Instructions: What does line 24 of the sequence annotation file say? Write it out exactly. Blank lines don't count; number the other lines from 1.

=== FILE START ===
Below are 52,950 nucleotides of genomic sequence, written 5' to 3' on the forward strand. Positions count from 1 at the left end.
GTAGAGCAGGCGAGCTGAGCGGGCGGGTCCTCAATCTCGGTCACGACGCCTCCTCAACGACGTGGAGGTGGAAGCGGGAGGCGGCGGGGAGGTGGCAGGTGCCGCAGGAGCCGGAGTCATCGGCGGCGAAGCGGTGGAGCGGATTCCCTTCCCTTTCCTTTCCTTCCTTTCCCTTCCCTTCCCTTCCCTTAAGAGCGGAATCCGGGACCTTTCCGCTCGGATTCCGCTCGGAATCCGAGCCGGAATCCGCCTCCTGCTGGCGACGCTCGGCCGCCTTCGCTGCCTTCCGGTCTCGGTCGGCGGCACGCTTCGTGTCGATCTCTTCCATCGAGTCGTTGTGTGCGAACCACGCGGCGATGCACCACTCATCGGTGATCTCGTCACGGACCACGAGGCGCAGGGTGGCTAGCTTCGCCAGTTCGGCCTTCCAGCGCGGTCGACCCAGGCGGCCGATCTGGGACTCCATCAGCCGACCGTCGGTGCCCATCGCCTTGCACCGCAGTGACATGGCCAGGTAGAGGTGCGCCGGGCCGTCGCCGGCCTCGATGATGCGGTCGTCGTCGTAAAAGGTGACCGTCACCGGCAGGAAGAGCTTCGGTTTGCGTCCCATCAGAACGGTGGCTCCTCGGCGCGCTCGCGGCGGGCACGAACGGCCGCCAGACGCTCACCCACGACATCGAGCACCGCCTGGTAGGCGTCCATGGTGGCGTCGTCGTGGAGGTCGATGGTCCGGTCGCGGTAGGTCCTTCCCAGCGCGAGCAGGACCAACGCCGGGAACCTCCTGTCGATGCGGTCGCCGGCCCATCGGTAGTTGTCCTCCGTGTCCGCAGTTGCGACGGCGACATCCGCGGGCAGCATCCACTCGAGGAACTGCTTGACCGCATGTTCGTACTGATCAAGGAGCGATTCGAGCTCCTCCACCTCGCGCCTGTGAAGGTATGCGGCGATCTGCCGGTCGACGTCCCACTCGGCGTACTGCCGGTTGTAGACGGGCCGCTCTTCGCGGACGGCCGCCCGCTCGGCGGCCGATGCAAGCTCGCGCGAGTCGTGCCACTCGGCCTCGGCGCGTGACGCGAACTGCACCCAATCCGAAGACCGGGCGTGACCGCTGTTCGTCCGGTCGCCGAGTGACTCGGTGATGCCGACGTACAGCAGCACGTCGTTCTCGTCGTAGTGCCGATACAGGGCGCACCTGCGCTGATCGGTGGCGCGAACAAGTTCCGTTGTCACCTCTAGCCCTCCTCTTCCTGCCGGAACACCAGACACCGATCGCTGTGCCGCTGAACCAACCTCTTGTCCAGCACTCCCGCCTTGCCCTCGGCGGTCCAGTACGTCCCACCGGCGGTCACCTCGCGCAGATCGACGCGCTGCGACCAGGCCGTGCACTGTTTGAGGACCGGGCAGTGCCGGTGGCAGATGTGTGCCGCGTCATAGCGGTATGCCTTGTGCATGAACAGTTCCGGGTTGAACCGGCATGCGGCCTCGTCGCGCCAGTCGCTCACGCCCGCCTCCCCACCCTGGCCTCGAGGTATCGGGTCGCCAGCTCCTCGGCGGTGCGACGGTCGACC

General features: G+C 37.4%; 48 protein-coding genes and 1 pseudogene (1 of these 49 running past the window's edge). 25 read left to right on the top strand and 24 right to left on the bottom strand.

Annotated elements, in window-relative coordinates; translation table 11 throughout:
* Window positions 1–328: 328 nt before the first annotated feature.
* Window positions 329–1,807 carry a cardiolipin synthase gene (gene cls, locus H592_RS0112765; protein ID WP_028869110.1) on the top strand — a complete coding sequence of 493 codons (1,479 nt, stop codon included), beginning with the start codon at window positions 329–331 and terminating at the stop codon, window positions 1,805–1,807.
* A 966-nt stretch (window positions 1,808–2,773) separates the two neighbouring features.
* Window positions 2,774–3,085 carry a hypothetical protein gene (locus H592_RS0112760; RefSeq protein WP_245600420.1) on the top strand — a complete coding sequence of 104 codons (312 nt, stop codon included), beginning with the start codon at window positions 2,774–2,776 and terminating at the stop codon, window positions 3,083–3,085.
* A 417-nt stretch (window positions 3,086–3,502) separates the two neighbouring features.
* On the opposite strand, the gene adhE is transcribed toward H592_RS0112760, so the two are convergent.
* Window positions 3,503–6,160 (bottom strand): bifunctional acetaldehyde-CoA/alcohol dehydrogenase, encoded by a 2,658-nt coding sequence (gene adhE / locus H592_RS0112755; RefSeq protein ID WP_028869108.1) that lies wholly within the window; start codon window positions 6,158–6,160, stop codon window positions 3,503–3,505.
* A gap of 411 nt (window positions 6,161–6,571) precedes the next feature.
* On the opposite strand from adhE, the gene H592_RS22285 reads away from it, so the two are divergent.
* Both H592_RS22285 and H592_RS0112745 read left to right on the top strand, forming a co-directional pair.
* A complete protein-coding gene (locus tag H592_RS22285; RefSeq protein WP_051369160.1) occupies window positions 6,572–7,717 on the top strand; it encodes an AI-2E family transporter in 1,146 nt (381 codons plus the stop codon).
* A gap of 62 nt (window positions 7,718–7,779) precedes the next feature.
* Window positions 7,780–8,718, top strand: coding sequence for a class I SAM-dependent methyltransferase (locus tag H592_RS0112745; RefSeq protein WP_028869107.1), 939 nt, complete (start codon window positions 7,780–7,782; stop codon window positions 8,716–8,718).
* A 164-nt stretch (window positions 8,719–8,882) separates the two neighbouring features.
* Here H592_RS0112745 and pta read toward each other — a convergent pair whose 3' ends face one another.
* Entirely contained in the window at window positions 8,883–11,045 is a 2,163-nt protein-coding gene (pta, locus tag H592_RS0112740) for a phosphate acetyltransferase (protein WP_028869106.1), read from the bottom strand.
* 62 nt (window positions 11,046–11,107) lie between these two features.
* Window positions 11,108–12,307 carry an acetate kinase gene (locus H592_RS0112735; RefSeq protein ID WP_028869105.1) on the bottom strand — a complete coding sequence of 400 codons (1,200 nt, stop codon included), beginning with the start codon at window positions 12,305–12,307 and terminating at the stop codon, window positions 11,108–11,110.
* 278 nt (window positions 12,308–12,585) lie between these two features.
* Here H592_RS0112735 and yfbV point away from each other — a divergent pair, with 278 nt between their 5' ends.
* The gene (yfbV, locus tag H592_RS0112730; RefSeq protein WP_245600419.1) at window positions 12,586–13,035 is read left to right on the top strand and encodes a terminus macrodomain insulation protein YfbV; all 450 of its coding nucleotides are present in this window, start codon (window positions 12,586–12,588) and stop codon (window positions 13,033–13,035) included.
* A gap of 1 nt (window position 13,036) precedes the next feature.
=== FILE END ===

* Here H592_RS0112735 and yfbV point away from each other — a divergent pair, with 278 nt between their 5' ends.